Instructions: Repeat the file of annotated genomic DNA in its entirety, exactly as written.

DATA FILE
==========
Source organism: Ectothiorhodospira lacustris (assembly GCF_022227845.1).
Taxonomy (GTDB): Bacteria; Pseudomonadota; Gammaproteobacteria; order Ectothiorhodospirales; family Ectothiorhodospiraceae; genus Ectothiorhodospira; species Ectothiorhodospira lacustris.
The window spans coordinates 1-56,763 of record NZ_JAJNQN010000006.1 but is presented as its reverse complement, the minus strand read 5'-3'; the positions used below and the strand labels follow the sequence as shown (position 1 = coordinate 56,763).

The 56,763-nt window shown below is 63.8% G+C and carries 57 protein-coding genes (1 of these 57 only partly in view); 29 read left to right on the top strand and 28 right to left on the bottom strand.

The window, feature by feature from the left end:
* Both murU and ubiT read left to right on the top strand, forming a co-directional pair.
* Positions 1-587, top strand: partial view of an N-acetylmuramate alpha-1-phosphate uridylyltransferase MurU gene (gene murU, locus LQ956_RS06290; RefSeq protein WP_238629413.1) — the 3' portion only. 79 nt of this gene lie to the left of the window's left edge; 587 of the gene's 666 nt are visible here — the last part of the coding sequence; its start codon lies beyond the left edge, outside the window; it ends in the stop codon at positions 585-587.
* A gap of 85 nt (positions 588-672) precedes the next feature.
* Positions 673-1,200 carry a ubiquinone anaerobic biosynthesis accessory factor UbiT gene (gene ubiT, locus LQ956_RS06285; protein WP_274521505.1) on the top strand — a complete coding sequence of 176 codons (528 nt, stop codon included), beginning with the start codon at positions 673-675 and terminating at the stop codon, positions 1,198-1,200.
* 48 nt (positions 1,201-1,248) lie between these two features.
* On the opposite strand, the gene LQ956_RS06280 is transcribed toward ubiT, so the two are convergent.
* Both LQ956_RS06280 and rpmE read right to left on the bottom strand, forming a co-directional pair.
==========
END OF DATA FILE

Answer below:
Source organism: Ectothiorhodospira lacustris (assembly GCF_022227845.1).
Taxonomy (GTDB): Bacteria; Pseudomonadota; Gammaproteobacteria; order Ectothiorhodospirales; family Ectothiorhodospiraceae; genus Ectothiorhodospira; species Ectothiorhodospira lacustris.
The window spans coordinates 1-56,763 of record NZ_JAJNQN010000006.1 but is presented as its reverse complement, the minus strand read 5'-3'; the positions used below and the strand labels follow the sequence as shown (position 1 = coordinate 56,763).

The 56,763-nt window shown below is 63.8% G+C and carries 57 protein-coding genes (1 of these 57 only partly in view); 29 read left to right on the top strand and 28 right to left on the bottom strand.

The window, feature by feature from the left end:
* Both murU and ubiT read left to right on the top strand, forming a co-directional pair.
* Positions 1-587, top strand: partial view of an N-acetylmuramate alpha-1-phosphate uridylyltransferase MurU gene (gene murU, locus LQ956_RS06290; RefSeq protein WP_238629413.1) — the 3' portion only. 79 nt of this gene lie to the left of the window's left edge; 587 of the gene's 666 nt are visible here — the last part of the coding sequence; its start codon lies beyond the left edge, outside the window; it ends in the stop codon at positions 585-587.
* A gap of 85 nt (positions 588-672) precedes the next feature.
* Positions 673-1,200 carry a ubiquinone anaerobic biosynthesis accessory factor UbiT gene (gene ubiT, locus LQ956_RS06285; protein WP_274521505.1) on the top strand — a complete coding sequence of 176 codons (528 nt, stop codon included), beginning with the start codon at positions 673-675 and terminating at the stop codon, positions 1,198-1,200.
* 48 nt (positions 1,201-1,248) lie between these two features.
* On the opposite strand, the gene LQ956_RS06280 is transcribed toward ubiT, so the two are convergent.
* Both LQ956_RS06280 and rpmE read right to left on the bottom strand, forming a co-directional pair.